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No 'bligh' for high earners this recession
The Government, the economic sectors and the trade union movement must ensure that lower-and-middle-income earners are not disproportionately disadvantaged by the effects of the recession. Indeed, to achieve a measure of equity, trust, fairness, and to encourage all to participate productively in nation-building in the reconstruction and recovery efforts, it is most important that the high earners and profit makers in the national community are demonstrably prepared to take cuts in profits, high salaries, and the perks of office.
Those who lose jobs and are made to take cuts in salaries cannot be the only victims of the recession; the reality is that those at the top-earning levels have far more fat on the body to cut compared to middle, low-and-no-income earners. And yes, this columnist is fully aware of the orthodox economic wisdom that investors and the owners and managers of capital need incentives to keep investing and that recovery depends on that investment. But added to those considerations must be another reality. To ensure that reorganisation and recovery take place, the sweat, expertise and productivity capital put into the enterprise must be recognised and its investors given due encouragement too because without them and their investment there can be no recovery.
Advocating equity in the adjustments to be made is based on the experience of what has taken place in the developed/industrial economies of the United States of America and in Europe during and post 2008 economic and financial meltdown.
Statistics and analyses made by Berkeley economics professor Emmanuel Saez on how the low-and-middle-income earners fared in the United States since the crash of 2008 indicate that a mere one per cent of the top income earners are now receiving 95 per cent of the wealth.
I will add, the crises caused by the greed of the owners and managers of capital and the laxity of financial regulators have imposed the full burden of the cost on the lower-and-middle-income classes while giving a “bligh” to the captains of industry and commerce.
The income inequalities which historically have heavily favoured a small percentage of income earners and profit makers in the US and Europe have become even more stark after the recession 2008-2012 and continuing. “America’s top ten per cent now average nearly nine times as much income as the bottom 90 per cent. But that gap pales in comparison to the divide between the nation’s top 0.1 per cent and everyone else. Americans at this lofty level are taking-in over 184 times the income of the bottom 90 per cent,” states the Institute for Policy Studies.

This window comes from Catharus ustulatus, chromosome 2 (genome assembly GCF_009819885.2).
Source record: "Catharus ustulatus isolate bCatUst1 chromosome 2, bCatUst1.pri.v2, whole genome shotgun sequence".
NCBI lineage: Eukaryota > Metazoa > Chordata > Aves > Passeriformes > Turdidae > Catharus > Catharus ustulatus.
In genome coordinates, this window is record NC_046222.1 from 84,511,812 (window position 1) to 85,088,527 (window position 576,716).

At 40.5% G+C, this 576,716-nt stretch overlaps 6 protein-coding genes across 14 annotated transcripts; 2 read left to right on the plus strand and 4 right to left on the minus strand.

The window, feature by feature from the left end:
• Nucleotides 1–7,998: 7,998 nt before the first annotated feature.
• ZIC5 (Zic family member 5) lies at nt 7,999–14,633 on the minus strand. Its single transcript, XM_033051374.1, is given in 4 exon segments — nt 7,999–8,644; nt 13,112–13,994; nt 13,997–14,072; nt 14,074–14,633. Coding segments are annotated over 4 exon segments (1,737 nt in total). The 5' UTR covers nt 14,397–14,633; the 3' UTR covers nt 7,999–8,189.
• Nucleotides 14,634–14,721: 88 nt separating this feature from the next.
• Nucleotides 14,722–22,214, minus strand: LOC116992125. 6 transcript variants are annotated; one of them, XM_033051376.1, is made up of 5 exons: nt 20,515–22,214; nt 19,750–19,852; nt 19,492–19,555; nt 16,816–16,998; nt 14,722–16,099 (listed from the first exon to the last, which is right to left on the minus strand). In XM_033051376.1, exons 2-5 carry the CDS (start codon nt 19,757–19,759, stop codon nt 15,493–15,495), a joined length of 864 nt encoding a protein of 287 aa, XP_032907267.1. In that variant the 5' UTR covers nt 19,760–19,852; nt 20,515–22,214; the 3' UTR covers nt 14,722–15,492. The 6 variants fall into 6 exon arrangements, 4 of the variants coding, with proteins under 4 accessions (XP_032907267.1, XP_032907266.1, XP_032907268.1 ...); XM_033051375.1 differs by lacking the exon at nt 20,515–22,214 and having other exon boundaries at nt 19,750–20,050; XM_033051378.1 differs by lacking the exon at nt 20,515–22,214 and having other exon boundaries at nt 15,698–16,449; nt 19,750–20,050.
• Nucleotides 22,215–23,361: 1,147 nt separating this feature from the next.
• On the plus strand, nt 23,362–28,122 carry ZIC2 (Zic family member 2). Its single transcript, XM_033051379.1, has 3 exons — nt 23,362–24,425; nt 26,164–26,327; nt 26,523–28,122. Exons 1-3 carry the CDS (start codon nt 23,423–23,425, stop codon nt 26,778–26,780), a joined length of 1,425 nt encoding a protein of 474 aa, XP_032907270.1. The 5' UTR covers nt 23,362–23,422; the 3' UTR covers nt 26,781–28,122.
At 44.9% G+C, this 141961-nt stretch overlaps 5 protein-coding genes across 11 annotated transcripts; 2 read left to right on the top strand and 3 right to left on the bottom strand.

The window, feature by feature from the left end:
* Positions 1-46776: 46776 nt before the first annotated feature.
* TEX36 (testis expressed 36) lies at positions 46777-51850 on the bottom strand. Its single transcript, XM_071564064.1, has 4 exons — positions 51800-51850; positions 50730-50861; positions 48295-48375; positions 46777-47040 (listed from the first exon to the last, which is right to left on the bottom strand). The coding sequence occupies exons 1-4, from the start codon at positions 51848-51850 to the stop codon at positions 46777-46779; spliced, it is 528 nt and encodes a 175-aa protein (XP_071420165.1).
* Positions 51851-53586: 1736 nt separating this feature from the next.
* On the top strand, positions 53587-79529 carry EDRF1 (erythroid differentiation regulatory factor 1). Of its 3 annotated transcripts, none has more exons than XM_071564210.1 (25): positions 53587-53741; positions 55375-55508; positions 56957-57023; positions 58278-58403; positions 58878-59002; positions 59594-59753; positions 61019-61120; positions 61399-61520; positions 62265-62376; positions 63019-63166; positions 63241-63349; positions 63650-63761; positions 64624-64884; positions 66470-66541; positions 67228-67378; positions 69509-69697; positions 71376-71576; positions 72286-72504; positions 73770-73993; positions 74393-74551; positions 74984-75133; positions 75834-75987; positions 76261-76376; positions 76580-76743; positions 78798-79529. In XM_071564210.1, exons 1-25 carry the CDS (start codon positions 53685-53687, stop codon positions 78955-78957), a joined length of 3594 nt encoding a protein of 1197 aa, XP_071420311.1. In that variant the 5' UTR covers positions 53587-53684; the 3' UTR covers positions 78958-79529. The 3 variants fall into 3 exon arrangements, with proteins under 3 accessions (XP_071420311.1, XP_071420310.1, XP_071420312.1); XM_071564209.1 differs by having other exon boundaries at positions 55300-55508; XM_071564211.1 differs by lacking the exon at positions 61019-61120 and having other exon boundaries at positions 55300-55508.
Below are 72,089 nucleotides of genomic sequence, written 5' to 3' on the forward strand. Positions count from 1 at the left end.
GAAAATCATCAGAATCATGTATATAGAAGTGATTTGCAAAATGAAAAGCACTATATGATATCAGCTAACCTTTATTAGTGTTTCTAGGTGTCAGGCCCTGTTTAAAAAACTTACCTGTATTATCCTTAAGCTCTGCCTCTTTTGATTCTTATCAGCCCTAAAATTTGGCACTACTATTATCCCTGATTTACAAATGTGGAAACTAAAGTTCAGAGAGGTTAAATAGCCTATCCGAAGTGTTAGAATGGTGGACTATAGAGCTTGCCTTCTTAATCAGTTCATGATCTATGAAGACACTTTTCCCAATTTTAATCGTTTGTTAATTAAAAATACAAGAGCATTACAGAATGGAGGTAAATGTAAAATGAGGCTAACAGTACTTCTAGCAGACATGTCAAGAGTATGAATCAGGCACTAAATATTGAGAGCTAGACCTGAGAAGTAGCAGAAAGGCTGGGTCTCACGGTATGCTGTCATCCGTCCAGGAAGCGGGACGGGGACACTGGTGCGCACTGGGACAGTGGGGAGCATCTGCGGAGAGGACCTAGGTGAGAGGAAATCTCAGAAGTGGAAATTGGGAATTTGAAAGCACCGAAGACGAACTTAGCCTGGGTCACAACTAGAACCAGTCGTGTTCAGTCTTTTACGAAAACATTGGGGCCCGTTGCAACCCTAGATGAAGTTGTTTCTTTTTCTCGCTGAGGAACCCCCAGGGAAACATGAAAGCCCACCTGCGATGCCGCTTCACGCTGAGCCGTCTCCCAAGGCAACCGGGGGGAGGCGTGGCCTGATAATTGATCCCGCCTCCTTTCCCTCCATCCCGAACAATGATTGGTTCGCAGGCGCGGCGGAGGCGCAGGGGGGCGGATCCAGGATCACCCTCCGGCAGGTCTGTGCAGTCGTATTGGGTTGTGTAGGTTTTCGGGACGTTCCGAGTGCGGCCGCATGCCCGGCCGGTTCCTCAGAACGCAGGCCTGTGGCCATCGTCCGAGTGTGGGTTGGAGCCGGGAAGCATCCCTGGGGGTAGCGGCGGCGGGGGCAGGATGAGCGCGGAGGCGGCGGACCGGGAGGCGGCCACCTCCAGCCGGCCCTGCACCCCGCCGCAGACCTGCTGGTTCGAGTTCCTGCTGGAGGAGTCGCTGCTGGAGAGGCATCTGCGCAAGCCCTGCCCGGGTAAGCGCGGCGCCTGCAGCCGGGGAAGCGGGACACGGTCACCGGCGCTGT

Historian, Prof Joyce Appleby, in her work on historical capitalism calculates that between 1978 and 2008 CEO salaries “went from levels of 35 times those of the average worker to 275 times. Her work was finished in 2010. It is reasonable to assume that the gap has widened even more since then as there have been no structural changes to the economic system of granting minor rewards to workers and allocating large profits and incomes to owners/managers.
President Obama struggled with the real possibility that state financial bailouts running into hundreds of billions would end up in the pockets of the owners/managers of the corporations whose actions caused the financial crisis.
We do not have the statistical data on salaries and incomes coming out of the post recession period of the late 1980s/1990s, but what we do have in T&T is the memory of the economic and social pain inflicted on low-and-middle-income earners.
There was mass social upheaval and financial suffering by those at the low end of the salary/earnings scale. Trade union and political party agitation circled the Red House. Abu Bakr and his gang took advantage of the discontent and suffering to make their unwanted violent intervention into parliamentary and social democracy.
The present recession has the potential to dig deeper into the social fabric and no one is predicting with any assurance how long it will last and the level of the economic and social fallout that will occur.
In front of Prime Minister Keith Rowley and his government today is a severe test of how the effects of the recession are to be distributed through the economy and how the transformation and hoped-for diversification are to be attempted.
Labour Minister Jennifer Baptiste-Primus, who was close to the ground during the 1990s, has made an excellent overture to the owners and managers of capital to find places and spaces to employ those who have and will lose jobs.
In an early column on the way forward, I advocated the establishment of a tripartite forum for government, business and labour to chart the way forward. The convening of the National Tripartite Advisory Council in the last few days must go beyond the opening ceremony. The council, admirably spread across the three sectors (lacking in representation from the NGOs), has to provide wisdom and demonstrate a conscience for those at the lower-income-earning levels.
The announced intention of ArcelorMittal to pull out of the steel-making industry here could be a blessing in disguise. Like with the vehicle assembly industry of the 1980s it can make greater overall economic sense to import steel for construction to create jobs in home and infrastructure building industries.
Angry gridlock in the council will help no cause.
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